- The Scrappy: In-universe, Jennifer is seen as this by the other villagers, especially Klaus. Increased in season 3, where only Mary seems remotely sympathetic.
- Shock and Awe: Valur the Icelander has the power of lightning. Unlike the villagers, he didn't let his power degrade and is very powerful.
- Some Kind of Force Field: In season 3, John gets trapped in a cabin surrounded by a force field, normally invisible but looking like a Beehive Barrier when touched. This leads to two such scenes, first when John is testing it, and then when Mique tries walking through the force field and smashes his head — thrice.
- Something Person: Most of the heroes who are not Captain Superhero are named like this. Bonus points when the "Something" is the French translation of an existing superhero name (Chauve-souris Man, Araignée Man, Fourmi Man...).
- Super Strength: Klaus
- Super Zeroes: A majority of the characters, really. The excuse that their powers have declined with age and disuse is proposed, but you get the feeling that most of them weren't very good superheroes to begin with. A large part of the story is about them reclaiming their former glory, but it's an uphill battle.
- Surrounded by Idiots
- A recurrent problem for John.
- Also for each season's main villains.
- Take Our Word for It: The special effect budget for the show isn't huge, so several things are described but never seen.
- Teleport Interdiction: Eraste can block Mac Kormack's power to teleport away.
- Teleport Spam: If pushed, Mac Kormack can do it. Unfortunately for him, he tires easily.
- Terrible Interviewees Montage: A short one in season 3 episode 16. The candidates are even worse than the usual pseudo-heroes.
- Token Evil Teammate: Mique, from the very start. It gets even worse once he starts turning into an undead.
- Too Dumb to Live: Several of the characters can be said to be, but for the most stand-out examples...
- Mique, after being bitten by a zombie, asks nobody else than Laurence Awkins for help, despite him being neither a doctor or a druid (and not caring). Instead of, say, a long-standing member of their group with a well-known Healing Hands power.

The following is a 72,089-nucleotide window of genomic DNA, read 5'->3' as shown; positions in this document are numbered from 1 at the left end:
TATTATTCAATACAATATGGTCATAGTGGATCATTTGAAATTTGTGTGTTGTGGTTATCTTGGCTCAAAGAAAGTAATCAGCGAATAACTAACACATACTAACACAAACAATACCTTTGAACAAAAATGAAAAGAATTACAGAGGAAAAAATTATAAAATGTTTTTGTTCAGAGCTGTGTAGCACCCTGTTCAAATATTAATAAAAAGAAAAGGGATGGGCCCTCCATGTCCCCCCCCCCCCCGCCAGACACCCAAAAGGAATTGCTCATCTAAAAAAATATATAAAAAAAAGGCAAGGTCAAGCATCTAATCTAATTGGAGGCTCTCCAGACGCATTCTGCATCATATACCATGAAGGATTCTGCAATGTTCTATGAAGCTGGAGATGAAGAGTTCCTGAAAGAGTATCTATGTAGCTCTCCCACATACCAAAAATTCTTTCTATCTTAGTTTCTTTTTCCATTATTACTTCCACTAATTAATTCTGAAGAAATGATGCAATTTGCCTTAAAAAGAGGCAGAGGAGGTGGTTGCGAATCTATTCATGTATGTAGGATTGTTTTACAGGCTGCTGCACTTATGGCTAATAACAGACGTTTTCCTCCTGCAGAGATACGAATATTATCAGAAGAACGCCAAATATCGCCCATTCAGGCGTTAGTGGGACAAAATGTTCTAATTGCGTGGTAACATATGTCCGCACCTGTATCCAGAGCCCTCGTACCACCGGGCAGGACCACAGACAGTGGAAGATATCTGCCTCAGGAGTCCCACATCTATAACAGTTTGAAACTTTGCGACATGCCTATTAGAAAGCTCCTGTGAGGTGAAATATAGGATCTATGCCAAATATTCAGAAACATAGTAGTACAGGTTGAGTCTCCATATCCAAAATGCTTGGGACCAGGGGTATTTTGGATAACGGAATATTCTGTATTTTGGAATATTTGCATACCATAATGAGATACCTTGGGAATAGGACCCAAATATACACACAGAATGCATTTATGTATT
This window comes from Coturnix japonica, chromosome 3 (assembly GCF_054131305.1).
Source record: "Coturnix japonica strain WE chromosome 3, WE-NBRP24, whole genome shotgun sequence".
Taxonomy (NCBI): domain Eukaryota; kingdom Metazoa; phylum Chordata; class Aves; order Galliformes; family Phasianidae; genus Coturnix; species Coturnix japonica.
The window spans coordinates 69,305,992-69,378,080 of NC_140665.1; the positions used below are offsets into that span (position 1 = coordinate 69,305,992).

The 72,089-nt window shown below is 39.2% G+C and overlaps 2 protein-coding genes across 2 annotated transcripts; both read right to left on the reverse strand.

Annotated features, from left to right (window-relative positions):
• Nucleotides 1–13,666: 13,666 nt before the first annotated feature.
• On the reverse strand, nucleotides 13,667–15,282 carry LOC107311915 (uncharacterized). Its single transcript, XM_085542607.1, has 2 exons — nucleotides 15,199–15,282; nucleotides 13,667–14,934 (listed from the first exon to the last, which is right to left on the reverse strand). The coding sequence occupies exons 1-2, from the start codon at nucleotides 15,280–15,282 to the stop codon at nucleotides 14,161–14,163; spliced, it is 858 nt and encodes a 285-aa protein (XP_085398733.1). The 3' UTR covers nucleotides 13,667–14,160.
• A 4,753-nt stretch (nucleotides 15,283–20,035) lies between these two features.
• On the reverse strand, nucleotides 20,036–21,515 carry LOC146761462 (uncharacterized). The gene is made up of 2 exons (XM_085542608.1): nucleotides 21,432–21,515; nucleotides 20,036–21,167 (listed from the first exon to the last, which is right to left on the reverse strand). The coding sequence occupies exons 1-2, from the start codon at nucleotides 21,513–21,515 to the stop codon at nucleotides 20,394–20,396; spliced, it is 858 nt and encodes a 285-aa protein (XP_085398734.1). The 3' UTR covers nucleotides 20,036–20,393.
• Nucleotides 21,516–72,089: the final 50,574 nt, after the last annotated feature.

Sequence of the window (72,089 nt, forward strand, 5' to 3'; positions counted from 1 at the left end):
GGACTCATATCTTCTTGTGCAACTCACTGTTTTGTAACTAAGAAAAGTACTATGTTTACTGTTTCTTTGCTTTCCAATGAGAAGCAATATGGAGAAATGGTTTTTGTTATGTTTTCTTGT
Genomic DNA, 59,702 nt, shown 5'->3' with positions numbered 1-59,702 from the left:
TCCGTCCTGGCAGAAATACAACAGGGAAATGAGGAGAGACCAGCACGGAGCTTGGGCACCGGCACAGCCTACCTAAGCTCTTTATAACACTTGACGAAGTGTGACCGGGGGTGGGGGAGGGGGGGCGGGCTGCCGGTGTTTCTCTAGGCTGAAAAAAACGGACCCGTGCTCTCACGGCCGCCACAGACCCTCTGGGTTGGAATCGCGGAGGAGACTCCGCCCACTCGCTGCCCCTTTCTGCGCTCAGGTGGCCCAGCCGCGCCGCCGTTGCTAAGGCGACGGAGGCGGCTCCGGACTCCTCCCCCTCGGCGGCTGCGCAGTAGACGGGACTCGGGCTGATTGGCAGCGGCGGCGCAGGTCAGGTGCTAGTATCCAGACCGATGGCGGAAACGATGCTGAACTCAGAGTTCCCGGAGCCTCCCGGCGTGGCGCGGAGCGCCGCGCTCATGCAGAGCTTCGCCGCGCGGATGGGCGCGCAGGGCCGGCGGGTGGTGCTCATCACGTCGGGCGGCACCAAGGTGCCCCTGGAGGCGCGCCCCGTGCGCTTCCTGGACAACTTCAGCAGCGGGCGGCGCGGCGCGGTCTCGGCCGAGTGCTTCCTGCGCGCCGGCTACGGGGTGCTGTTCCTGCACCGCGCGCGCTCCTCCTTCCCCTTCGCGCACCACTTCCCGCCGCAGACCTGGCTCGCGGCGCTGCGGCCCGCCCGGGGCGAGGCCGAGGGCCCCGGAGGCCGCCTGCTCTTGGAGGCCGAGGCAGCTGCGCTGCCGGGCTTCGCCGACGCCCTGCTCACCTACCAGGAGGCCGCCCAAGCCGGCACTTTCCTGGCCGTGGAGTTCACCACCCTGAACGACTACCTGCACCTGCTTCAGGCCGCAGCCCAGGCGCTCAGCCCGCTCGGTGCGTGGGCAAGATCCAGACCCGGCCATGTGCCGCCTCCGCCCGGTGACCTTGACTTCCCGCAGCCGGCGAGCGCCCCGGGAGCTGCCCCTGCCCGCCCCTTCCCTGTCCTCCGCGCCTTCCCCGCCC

- Klaus, to know the effect of an allegedly poisonous substance, find nothing better than to test it out on himself.
- Took a Level in Jerkass: John in season 3. Mainly because he seems to be fighting with his dark side.
- The Unfavourite: John's mother clearly states her preferences toward her son, to the detriment of his twin sister Claudine.
- The Unintelligible: The shepherds recruited by The Lord don't talk, only always belching.
- Use Your Head
- Doug, after freezing from hearing a lie, is sometimes used as a living battery ram.
- John Senior, a.k.a. Captain Concrete, uses his head to batter obstacles.
- The Voice
- Laurence Awkins, a.k.a. Super Invisible. He's invisible and almost intangible, so he's just a disembodied voice. He finally regains his physical body in season 3.
- Théodore, a.k.a. The Voice. He's in a very bad shape and stuck to a hospital bed, only talking with Neil Mac Kormack through a communicator.
- What Kind of Lame Power Is Heart, Anyway?: A lot of the heroes' power are this, from design or from power degeneration.
- Captain Shampoo can squirt shampoo from his hands. The kind that doesn't even sting the eyes.
- The mayor, Cecil, can take the appearance of someone unknown. Useless in a fight, naturally. However he uses it very efficiently to take control of Hero Corp by impersonating a recently deceased tycoon who none of the others knew personally.
- Stan, a.k.a. Mental, has the power of persuasion. But he claims it only works if the subject agrees with him. He's certainly the closest to having no power at all. Season 3 reveals that it does work, but he has first to built a complex imagery around the suggestion, which can take some time.
- Araignée Man's power is "being mean", because spiders (araignée in French) are mean.
- Chauve-souris Man (chauve-souris is the French for bat) is revealed to have the awesome power of... living at night and sleep during the day. But he still needs to sleep at night somehow. And he also seem to have the visual abilities of a bat....
- Dan is a half-man half-chicken mutant, which means his "power" is having feathers growing out of his lower backside.
- Fourmi Man (Ant Man)'s power is to carry bread for his pals. And to not be tall.
- Apparently, Jennifer is a mermaid, which means she gains webbed hands and gills when taking a shower... and can hold her breath underwater for a full 14 seconds.
- World of Snark: Although there're more Ditzes than Only Sane Men in this world, even the ditzes are snarking.
- Wreathed in Flames: John in the beginning of season 3. As usual, he has no control over it. At first it's probably just a reaction to the cold, but then it's linked to his emotional state.
- You, Get Me Coffee: Cecil, once in control of Hero Corp, gets Neil Mac Kormack to serve him coffee as payback for his past condescension.